For whatever legal or ethical considerations that gave rise to the decision of the commission, it is equally important to stress that, the response of the commission’s leadership was not only swift but certainly forward-looking, knowing full well that issues arising from the election would be trashed out at the Tribunal if the need arises.
What is not in doubt, however, is that a pronouncement of the Supreme Court or an amendment of the Constitution or the Electoral Act, will hopefully address once and for all, the obvious gaps brought to the fore by the unfortunate demise of the governorship candidate of the APC, in the course of the just concluded Kogi governorship election.
For the Bayelsa governorship election, where preparations and deployments also conformed to standards, that has become synonymous with the commission’s election cycle activities. Security challenges appear to be the bane of its smooth out come. The immediate outcome of the security challenges that bedeviled the conduct of the governorship election in Bayelsa was the cancellation and rescheduling of election in Southern Ijaw Local Government Area for 9th January, 2016.
Unlike the Kogi governorship elections, the circumstances of the Bayelsa governorship election cannot by any stretch of imagination be blamed on the commission, going by the apparent misconduct of the supporters of the political gladiators in the contest.
For watchers of the Bayelsa election process, the resort to wide spread ballot box snatching and associated violence generally made the election environment unsafe and any result declared thereof will be unreliable and unacceptable in the affected local government.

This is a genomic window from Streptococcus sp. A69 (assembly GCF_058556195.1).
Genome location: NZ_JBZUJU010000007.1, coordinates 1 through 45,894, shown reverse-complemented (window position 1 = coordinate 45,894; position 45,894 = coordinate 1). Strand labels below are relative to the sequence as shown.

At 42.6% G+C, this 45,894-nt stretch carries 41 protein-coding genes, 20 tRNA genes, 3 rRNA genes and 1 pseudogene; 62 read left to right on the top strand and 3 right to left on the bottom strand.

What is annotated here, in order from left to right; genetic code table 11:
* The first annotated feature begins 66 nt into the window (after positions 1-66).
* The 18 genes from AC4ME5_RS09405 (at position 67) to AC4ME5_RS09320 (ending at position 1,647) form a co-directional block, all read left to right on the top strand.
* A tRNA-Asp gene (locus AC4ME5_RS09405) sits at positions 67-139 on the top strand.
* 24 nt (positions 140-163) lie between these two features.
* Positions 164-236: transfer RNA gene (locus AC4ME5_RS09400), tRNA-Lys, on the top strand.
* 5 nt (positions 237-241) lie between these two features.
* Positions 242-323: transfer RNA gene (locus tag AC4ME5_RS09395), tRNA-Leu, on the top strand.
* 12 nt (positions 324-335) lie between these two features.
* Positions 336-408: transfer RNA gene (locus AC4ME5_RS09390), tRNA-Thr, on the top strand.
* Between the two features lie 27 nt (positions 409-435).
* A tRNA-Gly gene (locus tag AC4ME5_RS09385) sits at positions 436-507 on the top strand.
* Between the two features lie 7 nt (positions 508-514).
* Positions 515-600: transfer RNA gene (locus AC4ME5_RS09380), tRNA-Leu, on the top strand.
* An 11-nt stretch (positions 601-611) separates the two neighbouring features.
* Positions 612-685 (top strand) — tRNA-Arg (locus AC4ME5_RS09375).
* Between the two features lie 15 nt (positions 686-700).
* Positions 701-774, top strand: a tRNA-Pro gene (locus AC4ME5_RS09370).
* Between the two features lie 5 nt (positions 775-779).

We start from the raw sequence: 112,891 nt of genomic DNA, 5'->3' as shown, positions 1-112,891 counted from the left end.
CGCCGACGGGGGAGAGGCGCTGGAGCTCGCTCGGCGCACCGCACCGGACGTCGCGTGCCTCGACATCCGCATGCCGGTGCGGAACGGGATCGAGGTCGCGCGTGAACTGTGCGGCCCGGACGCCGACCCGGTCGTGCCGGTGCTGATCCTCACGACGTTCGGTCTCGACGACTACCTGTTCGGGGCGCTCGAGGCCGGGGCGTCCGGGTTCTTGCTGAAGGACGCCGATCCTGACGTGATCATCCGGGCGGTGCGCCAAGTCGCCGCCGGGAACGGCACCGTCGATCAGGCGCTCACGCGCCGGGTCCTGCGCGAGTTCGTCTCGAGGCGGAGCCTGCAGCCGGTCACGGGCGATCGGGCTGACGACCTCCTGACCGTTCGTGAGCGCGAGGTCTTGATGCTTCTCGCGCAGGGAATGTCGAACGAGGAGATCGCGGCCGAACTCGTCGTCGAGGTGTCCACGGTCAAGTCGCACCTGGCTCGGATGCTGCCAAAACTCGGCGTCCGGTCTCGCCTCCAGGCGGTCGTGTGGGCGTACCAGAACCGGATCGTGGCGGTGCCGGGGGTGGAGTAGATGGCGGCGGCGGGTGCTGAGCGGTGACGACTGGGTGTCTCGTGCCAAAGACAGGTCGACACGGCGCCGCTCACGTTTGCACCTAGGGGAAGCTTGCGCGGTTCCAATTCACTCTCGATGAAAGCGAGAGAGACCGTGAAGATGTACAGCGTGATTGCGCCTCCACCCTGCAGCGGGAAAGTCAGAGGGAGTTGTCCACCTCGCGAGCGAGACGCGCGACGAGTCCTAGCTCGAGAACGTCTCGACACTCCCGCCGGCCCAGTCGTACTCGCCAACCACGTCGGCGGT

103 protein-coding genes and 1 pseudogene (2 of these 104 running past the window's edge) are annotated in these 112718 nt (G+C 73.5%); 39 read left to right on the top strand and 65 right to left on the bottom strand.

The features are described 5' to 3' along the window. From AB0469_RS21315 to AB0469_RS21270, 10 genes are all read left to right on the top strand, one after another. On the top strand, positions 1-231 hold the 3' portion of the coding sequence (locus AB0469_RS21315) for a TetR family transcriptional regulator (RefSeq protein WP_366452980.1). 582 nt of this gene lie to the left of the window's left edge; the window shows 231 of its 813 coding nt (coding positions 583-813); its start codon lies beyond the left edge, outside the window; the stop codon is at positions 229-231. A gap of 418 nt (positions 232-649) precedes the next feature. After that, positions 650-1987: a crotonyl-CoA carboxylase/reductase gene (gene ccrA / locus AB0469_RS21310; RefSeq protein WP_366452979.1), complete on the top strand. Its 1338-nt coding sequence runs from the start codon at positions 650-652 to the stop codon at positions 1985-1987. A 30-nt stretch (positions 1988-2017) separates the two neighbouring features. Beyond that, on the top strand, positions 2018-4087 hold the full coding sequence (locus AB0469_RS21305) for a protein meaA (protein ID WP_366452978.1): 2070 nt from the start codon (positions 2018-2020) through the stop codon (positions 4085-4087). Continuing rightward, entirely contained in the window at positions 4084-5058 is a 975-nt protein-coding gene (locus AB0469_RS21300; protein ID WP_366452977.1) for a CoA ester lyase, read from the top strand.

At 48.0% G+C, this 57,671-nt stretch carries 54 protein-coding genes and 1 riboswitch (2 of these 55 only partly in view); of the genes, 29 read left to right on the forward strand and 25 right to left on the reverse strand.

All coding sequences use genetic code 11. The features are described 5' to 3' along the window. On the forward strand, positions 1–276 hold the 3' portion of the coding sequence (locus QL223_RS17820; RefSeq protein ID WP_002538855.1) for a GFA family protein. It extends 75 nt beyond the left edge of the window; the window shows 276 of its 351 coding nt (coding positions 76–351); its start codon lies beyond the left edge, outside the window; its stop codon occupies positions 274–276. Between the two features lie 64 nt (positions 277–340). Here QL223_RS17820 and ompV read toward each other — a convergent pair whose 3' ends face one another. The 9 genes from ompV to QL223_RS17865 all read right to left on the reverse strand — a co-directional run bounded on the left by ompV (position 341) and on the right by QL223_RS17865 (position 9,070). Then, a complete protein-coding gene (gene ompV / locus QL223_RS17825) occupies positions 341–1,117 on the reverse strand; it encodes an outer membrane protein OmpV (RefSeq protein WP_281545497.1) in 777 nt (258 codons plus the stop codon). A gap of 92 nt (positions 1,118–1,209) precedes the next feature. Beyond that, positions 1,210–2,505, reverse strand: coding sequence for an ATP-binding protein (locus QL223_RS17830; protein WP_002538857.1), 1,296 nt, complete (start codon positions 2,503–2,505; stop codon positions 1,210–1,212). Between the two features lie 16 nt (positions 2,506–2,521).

Given the new chairman’s teaching background in security and defence studies, it is indeed expected that the integrity of the security of election environment, as well as closely related issues will be of paramount interest to him. It was not therefore entirely surprising that he met with security chiefs, including the Inspector General of Police, under the aegis of the Inter-Agency Consultative Committee on Election Security (ICCES) to firm up strategies for securing both Kogi and Bayelsa elections.
The security challenges experienced in the Bayelsa elections could not therefore be attributed to lack of planning as some critics would want the world to believe, more so when issues of security and prosecution of electoral offenders still remain under the purview of the various security agencies as provided for by law. Critics have been quick also to unfairly throw stones at the commission for the failure of the Smart Card Reader to fully function in a few polling units, including those of former President Goodluck Jonathan.
It is on record that both local and international stakeholders in the nation’s electoral process had acknowledged the introduction of the Smart Card Reader as a game changer in the series of innovation that made the 2015 general election the best in the history of balloting in Nigeria.
It is however unexpected that, a new technology such as the Smart Card Reader would not have teething problems in its deployment and usage. It is therefore patently unfair to accuse the commission of ill-preparedness in the event of the failure of the Smart Card Readers in isolated polling units, which numbers could not significantly impact the outcome of the elections, as in the case of the Bayelsa governorship election.
As explained by National Commissioner, Dr Mustapha Mohammed Lecky in Yenogoa, in the course of the election, the Commission prepared for the event of malfunctioning SCRs, by providing for enough back-ups. For a Commission that had to conduct two keenly contested elections barely few weeks after coming into office, and given the manner it rose up to the challenges that accompanied those elections, it is clearly a testament to the capacity of the commission under the leadership of Prof. Mahmoud Yakubu to operate under pressure.
-Ojeme is Head of Department, Voter Education, Publicity, Gender, Civil Society Organisation Liaison of INEC, Cross River State